New York Times sued over Boston.com's linking practice

At issue is the Times-owned Boston.com's use of local newspapers' headlines and first sentences with links to the original articles.

Elinor Mills Former Staff Writer
Elinor Mills covers Internet security and privacy. She joined CNET News in 2005 after working as a foreign correspondent for Reuters in Portugal and writing for The Industry Standard, the IDG News Service and the Associated Press.
Elinor Mills
3 min read
Updated 12:43 p.m. PST with GateHouse comment in e-mail sent to staff, as well as comment from Chicago Reader Web editor.

A publisher of mostly small, local newspapers has sued the New York Times Co. over its aggregation of news headlines on Boston.com, challenging the practice many sites use of linking to other sources.


In its lawsuit filed in U.S. District Court in Massachusetts on Monday, Fairport, N.Y.-based GateHouse Media, which publishes more than 100 papers in Massachusetts, accuses the Times of violating copyright by allowing its Boston Globe online unit to copy verbatim the headlines and first sentences from articles published on sites owned by GateHouse, including the Newton Tab.

The links, as seen on Boston.com's Newton site for instance, lead to the original articles on the GateHouse-owned sites, which display advertising. However the lawsuit claims GateHouse is losing advertising revenue as a result of the linking because readers don't see the ads on the GateHouse site's home page.

The linking also confuses readers, leading them to believe that GateHouse endorses the linking practice, according to the lawsuit.

Catherine Mathis, senior vice president of corporate communications at the New York Times, said the linking practice is commonly used around the Web and that GateHouse's claims are without merit.

"Boston.com's local pages, like hundreds of other news sites, aggregate headlines and snippets of relevant stories published on the Web. They link back to the originating site where the interested user can read the entire article," she wrote in a statement.

"Far from being illegal or improper, this practice of linking to sites is common and is familiar to anyone who has searched the Web," Mathis wrote. "It is fair and benefits both Web users and the originating site."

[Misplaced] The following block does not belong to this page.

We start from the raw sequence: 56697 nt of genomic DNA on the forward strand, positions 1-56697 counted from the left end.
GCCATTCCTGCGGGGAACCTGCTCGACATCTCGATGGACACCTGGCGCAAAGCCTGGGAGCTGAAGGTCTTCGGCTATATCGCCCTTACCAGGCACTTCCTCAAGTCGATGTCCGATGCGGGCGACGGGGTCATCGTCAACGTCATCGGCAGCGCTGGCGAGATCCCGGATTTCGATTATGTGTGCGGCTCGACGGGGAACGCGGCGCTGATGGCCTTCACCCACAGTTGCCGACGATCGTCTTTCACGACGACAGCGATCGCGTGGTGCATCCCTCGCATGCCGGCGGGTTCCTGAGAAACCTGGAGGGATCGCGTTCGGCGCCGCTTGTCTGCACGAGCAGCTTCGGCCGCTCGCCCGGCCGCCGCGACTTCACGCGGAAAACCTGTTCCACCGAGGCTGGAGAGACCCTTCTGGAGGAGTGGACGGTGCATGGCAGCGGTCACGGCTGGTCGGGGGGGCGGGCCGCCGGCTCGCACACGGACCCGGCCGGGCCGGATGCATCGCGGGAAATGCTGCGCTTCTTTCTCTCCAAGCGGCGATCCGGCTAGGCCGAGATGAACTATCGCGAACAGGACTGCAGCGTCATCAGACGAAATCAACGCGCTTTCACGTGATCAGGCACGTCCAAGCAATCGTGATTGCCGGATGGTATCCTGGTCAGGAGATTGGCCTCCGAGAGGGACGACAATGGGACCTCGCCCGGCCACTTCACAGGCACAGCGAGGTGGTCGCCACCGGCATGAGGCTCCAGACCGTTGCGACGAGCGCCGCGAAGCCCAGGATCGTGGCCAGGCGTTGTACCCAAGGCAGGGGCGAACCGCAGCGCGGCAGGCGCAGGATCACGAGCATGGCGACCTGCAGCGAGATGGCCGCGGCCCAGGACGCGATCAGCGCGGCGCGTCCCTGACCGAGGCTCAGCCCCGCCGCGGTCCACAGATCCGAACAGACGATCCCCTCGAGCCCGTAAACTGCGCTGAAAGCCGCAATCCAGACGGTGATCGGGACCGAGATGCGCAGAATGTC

In an e-mail sent to GateHouse staff, an executive said GateHouse had taken the legal action after being unable to resolve the matter informally.

"GateHouse has taken this step to enforce its rights under the law and protect the integrity of its trademarks and original news content, in furtherance of its ability to provide hyper-local news coverage to its newspaper readers and website viewers in the communities throughout the greater Boston region which it has served over many years," wrote Kirk Davis, president of GateHouse Media New England. "As a matter of policy, I won't be commenting further on this matter. Instead, it is appropriate that we let this matter take its natural legal course."

Google got heat a few years ago for its Google News aggregation of headlines and summaries and settled a copyright lawsuit with Agence France-Presse last year. Google also is paying the Associated Press to use its content on Google News.

Meanwhile, a weekly publication in Chicago, The Chicago Reader, has pointed the finger at The Huffington Post for re-posting an entire concert preview.

In an e-mail sent to CNET News on Tuesday, Chicago Reader Web Editor Whet Moser wrote that the Huffington Post had printed multiple concert previews "in full from multiple publications over the course of a couple months."

Huffington Post co-founder Jonah Peretti defended the site's aggregation practice to Wired News and said the complete article re-printing was a mistake.